Therefore, Bayer initiated one of the world’s largest bee monitoring studies in rapeseed fields. The study’s participants included bee and crop protection experts as well as beekeepers and farmers in Mecklenburg-Western Pomerania (northeastern Germany). Their goal: To make a large-scale test on landscape level of the crop protection product Elado® – which contains the active substance clothianidin – under realistic agricultural conditions. Several farmers provided their agricultural land. They sowed rapeseed that had been pre-treated with clothianidin in 2013, the last year when the usage of the restricted neonicotinoids was allowed in winter rapeseed. This seed treatment process covers seeds with a thin multi-layer containing the crop protection product. It is through the roots, then, that the plant absorbs the substance that offers protection against destructive pests during germination and early growth. The farmers sowed these treated winter rapeseeds throughout a total of 800 hectares of agricultural land. On similarly large control fields, untreated rapeseed was cultivated. “The farmers were left to cultivate their fields using their own normal farming practices,” explains Dr Fred Heimbach, Senior Expert Ecotoxicology at tier3 solutions and coordinator of the study. “This allowed the researchers to conduct their field studies directly on typical locally cultivated fields, avoiding a simulated test design that would have limited practical relevance. The conditions were completely realistic,” states the ecotoxicologist.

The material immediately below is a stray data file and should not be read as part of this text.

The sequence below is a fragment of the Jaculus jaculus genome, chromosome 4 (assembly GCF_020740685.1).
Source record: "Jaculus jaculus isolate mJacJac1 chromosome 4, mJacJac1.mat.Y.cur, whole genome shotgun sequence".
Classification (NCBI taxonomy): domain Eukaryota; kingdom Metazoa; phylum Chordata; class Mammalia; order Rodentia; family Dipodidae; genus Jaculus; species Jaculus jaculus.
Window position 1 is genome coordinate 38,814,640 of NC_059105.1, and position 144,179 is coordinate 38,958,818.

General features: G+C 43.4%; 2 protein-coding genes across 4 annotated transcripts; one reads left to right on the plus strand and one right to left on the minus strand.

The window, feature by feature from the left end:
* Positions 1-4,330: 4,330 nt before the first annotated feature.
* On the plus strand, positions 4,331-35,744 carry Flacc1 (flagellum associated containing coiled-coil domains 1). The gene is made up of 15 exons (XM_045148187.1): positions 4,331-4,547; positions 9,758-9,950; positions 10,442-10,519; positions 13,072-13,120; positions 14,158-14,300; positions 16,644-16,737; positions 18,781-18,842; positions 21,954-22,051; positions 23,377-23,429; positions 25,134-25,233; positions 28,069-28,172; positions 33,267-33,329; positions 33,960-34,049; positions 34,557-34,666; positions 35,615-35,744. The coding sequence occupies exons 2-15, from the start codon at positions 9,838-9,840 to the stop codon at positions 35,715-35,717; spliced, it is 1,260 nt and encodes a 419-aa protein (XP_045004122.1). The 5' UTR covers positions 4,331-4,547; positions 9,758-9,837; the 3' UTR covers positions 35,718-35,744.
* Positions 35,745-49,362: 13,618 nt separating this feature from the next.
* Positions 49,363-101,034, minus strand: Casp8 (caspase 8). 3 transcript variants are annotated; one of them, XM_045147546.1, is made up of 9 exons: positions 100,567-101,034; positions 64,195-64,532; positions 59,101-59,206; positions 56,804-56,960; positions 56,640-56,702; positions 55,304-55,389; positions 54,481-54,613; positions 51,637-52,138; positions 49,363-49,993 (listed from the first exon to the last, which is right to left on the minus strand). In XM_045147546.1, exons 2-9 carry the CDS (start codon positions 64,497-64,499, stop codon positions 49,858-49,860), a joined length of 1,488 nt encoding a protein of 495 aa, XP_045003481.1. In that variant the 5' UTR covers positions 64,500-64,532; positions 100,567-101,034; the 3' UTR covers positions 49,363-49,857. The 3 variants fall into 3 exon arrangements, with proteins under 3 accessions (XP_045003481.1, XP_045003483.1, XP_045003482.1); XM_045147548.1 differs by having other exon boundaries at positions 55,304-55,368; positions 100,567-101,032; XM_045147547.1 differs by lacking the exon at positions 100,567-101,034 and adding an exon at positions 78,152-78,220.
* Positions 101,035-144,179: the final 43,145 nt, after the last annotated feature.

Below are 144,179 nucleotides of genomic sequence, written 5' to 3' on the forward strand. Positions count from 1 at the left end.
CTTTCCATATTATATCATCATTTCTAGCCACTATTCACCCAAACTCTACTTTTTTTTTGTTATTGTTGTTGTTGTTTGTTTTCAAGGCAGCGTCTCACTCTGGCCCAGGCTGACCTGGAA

Sebastian Wiegand (left) and Daniel Rolke (right), project leaders from the German Bee Research Institute in Oberursel, analyzed the health of the honey bee colonies being studied.
The bee health monitoring activities began in spring 2014, during the flowering period: Experts from the Bee Research Institute in Oberursel, Germany, positioned 96 honey beehives alongside rapeseed fields. In addition, two types of wild bee species were released: the buff-tailed bumble bee and the solitary red mason bee. Under these realistic conditions, the researchers wanted to determine any effect that the crop protection product might have on the different bee species. To provide the most accurate data, the trial and control fields were set far apart from each other, which would prevent the bees from moving between treated and untreated fields. To limit alternative sources of forage, the fields were carefully selected to ensure there were no other bee-attractive crops in the surroundings.